Before comparing the House budget to the Governor’s budget, it is important to know that the two budgets begin with different revenue figures.  The House budget does not rely on any new taxes or new fees while the Governor’s budget that was released in January did.  The Governor’s budget – which Issue Spot commented on when it was released too – included new revenue from a higher cigarette tax, an expansion of the bottle bill, and a sales tax for soda and candy.

Some takeaway’s from the House budget:

The Massachusetts Legal Assistance Corporation – MLAC’s request for FY 13 was $14.5 million

  • House Ways and Means budget: $11 million
  • Governor’s budget: $12 million

*Read last week’s Massachusetts Lawyers Weekly Op-Ed for more (log-in required)

The Massachusetts Trial Court – The Trial Court’s request for FY 13 was $593.9 million.  This “critical need” funding would have provided for some limited hiring to restore services.

  • House Ways and Means budget: $554 million – includes the Probation Department in the Judiciary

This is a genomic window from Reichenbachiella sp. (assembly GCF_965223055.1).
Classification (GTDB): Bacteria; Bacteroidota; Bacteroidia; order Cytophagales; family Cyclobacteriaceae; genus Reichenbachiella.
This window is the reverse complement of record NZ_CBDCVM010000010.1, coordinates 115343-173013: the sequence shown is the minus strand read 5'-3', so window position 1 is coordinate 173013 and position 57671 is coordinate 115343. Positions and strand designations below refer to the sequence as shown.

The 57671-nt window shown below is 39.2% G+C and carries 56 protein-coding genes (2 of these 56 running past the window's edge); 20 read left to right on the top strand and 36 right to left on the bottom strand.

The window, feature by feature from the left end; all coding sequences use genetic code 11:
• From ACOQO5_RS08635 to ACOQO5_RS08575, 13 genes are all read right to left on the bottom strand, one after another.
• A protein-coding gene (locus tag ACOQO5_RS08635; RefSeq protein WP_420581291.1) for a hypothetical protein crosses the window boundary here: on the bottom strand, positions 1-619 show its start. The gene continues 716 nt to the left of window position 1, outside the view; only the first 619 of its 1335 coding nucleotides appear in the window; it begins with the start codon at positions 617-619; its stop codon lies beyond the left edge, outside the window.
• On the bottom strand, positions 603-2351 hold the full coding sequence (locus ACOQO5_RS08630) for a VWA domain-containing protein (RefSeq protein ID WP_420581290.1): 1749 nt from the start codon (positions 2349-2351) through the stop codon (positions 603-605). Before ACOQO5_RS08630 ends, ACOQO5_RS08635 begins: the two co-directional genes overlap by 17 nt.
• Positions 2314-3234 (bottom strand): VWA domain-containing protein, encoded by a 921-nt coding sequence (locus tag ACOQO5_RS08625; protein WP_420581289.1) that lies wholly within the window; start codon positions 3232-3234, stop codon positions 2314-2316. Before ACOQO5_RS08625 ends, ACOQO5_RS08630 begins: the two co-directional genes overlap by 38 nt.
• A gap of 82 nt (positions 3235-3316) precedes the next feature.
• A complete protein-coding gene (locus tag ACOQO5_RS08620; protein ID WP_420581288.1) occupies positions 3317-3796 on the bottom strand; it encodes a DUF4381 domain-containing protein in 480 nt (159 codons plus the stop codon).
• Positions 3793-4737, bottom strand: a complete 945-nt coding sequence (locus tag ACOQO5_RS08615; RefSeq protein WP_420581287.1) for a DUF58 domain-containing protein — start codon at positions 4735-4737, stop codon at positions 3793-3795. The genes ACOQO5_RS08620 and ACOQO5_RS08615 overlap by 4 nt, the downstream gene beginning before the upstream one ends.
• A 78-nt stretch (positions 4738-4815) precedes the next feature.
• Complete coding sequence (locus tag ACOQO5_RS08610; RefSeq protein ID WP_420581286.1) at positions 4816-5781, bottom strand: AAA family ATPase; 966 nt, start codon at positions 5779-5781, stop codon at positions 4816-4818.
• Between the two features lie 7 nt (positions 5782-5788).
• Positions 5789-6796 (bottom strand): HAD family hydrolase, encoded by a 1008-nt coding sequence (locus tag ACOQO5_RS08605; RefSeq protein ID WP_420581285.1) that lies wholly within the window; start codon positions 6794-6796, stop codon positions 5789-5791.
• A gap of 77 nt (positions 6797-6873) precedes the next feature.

• Governor’s budget: $429.7 million – moves the Probation Department to the Executive Branch

*Check out the Trial Court’s graph to see the dramatic decline in personnel and helpful information on their case filings and funding.      

Committee for Public Counsel Service – CPCS’s request for FY 13 was $186.4 million.

  • House Ways and Means budget: $162.6 million – includes a $23.7 million cut to the private counsel line item.  The House Ways and Means budget does not include a mandated staff expansion that the Governor’s budget proposed.
  • Governor’s budget: $164. 5 million – proposes a CPCS expansion increasing the 25% staff model to a 50% staff model to handle indigent criminal cases.

 

-Kathleen Joyce
Government Relations Director
Boston Bar Association
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Dispelling 4 Myths About Court Funding

Recent coverage in the Boston Herald of the BBA and MBA’s Court Advocacy Day at the State House evoked a compendium of misinformed commentary on how to solve the problem of an underfunded Massachusetts Trial Court.  Issue Spot felt compelled to present the facts and dispel the myths.

Myth #1 – The judiciary and court staff received an across the board 9% pay increase

Not true! Salary schedules for management employees have been unchanged since 2004 and salaries for judges and clerks have remained unchanged since 2006.  Also, most managers and judges took a five-day furlough in 2010 to ensure that budget cuts would not force layoffs.